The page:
An Ominous Worry: Are We Abandoned Remote Control Animals?
Humans have domesticated animals for a long time, and for a variety of purposes: wolves and dogs as guard animals, horses and donkeys as transport animals, others just as loyal companions. We have used much creativity when it comes to the means used to domesticate them, but most approaches boil down to the old carrot and stick principle.
What all of the traditional and familiar approaches to domestication have in common is that they seem to be compatible with the idea that the animals are agents, exercising their free will. Granted, we do motivate, coerce, and perhaps even manipulate animals. But, it seems, we only interact with the animal from the outside, in principle the animal could have done otherwise than to do our bidding.
This is about to change. Recent advances in microelectronics allow us to domesticate animals in ways we never thought possible. Meet the remote controlled flower beetle: on its back he carries a miniature radio receiver which is connected to electrodes which are implanted in its optic lobes. Oscillating electrical pulses trigger a take-off, a single short pulse ceases the flight. Other electrodes, connected to the beetle’s basilar flight muscles, control the direction of the flight. This payload effectively turns the beetle into a remote controllable cyborg: an animal with machine parts which can be controlled by a human. Similar projects have been conducted with other animals such as roaches, rats, and pigeons.
Our efforts to create controllable animal cyborgs fall into two categories. They can either be of the we-control-their-sensory-motor-system or of the we-directly-control-their-mind variety. The former is the easier and the more common approach. The robo-roach approach works by stimulating neurons in the antennas of a roach to signal the roach that it touched a wall and hence needs to turn to avoid it. Attempts in the latter category involve modification of an animal’s motivational system, directly causing a desire to do some action. We humans might not yet be very good at this, but some animals have mastered this approach to an impressive degree.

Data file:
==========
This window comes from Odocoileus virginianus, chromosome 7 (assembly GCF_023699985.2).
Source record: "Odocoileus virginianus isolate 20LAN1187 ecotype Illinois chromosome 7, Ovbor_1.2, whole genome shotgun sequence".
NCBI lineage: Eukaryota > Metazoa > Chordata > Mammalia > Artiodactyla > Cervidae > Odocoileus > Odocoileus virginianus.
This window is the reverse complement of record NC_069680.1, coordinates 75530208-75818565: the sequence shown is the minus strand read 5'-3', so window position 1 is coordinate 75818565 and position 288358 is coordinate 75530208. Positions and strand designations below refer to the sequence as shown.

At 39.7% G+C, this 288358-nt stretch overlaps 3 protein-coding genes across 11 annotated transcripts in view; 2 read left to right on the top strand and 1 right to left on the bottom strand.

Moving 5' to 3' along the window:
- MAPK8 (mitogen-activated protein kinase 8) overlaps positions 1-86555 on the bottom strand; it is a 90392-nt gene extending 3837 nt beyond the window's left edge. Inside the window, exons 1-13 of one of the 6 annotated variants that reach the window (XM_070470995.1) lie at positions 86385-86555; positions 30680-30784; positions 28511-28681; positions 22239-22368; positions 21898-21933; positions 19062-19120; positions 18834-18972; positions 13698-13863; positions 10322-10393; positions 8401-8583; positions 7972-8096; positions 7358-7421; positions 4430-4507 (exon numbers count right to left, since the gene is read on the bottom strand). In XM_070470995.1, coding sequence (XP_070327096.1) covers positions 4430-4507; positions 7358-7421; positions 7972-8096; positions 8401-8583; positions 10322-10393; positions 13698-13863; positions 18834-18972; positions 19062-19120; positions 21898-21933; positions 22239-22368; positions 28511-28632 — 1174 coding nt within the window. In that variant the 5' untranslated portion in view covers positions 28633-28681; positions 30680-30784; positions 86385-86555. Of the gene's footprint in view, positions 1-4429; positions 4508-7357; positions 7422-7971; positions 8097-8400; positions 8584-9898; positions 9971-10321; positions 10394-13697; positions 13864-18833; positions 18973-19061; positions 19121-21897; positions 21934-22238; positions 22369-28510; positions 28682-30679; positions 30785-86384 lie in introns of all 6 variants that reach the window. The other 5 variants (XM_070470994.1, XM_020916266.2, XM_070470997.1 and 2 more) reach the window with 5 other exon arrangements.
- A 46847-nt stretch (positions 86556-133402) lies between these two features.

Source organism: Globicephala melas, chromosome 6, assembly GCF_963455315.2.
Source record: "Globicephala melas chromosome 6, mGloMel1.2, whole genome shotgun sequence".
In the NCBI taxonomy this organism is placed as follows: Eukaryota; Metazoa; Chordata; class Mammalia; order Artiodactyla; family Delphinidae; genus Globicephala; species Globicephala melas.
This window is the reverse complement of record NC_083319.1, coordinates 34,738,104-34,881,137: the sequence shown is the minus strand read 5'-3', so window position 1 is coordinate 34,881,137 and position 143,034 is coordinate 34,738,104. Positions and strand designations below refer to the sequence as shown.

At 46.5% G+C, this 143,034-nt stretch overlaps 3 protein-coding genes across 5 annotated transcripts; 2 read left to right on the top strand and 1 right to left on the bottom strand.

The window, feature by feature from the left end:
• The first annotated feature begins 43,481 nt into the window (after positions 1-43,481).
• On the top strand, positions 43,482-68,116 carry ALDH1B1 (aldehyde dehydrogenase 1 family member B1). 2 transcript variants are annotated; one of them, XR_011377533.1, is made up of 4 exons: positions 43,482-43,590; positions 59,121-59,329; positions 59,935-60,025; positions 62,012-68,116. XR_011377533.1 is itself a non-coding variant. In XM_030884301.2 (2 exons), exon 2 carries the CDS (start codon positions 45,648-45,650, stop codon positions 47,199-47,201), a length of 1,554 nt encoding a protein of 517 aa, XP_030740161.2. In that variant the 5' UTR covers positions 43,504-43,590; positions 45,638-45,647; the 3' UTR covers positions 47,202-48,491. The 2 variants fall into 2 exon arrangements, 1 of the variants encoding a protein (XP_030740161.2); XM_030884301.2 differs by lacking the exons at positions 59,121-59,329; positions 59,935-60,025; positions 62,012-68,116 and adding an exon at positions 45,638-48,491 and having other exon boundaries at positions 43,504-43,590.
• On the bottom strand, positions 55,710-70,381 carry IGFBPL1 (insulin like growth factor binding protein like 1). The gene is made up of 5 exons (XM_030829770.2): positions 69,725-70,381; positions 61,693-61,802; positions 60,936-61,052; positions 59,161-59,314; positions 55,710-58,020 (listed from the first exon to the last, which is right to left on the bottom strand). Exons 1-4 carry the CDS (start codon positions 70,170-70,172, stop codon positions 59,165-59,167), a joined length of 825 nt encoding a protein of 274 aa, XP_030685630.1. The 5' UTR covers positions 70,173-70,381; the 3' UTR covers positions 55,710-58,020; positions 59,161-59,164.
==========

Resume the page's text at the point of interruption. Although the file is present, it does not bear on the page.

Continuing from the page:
Remote control animals are fascinating. But they are also somewhat unsettling and can trigger certain doubts in us concerning the degree to which these animals are really agents, acting in accord with their own decisions and free will. It feels like the victims, controllable in such a way, are unmasked as fake agents, keeping up a facade of making decisions and going about their own business in ordinary circumstances, but as the possibility of remote controlling them reveals, they are mere automata, acting in accordance with purely mechanical principles.
Douglas Hofstadter has coined the term “Sphexishness” for this phenomenon (Hofstadter 1982), after the digger wasp Sphex ichneumoneus. This wasp usually exhibits sophisticated and apparently intelligent behavior, but can easily be tricked into an action loop, where the wasp mindlessly repeats the same action without end. (Programmers are familiar with this phenomenon. In the case of programmes it is the result of an instruction being repeated until a certain condition is met, but this condition can never be met.)
But the worry often extends beyond these animals: clearly we are similar to non-human animals in many respects. Granted, we are more complex, but are our brains not just as much mechanical organs as those of the remote controlled animals we create? Couldn’t we too, in principle, be manipulated and controlled in a similar fashion, perhaps by a malevolent neurosurgeon implanting a controlling-device in our brain? And sometimes humans even exhibit “glitches” similar to those of certain animals, namely when they suffer from certain types of brain damage (Dennett 1984, p. 12). What if, we might worry, we are in effect a certain kind of remote control animal, just one where the remote has been abandoned, or perhaps purely physical forces hold the remote? Wouldn’t that rob us of our agency, our capability of acting in accordance with our beliefs and desires, and of our free will?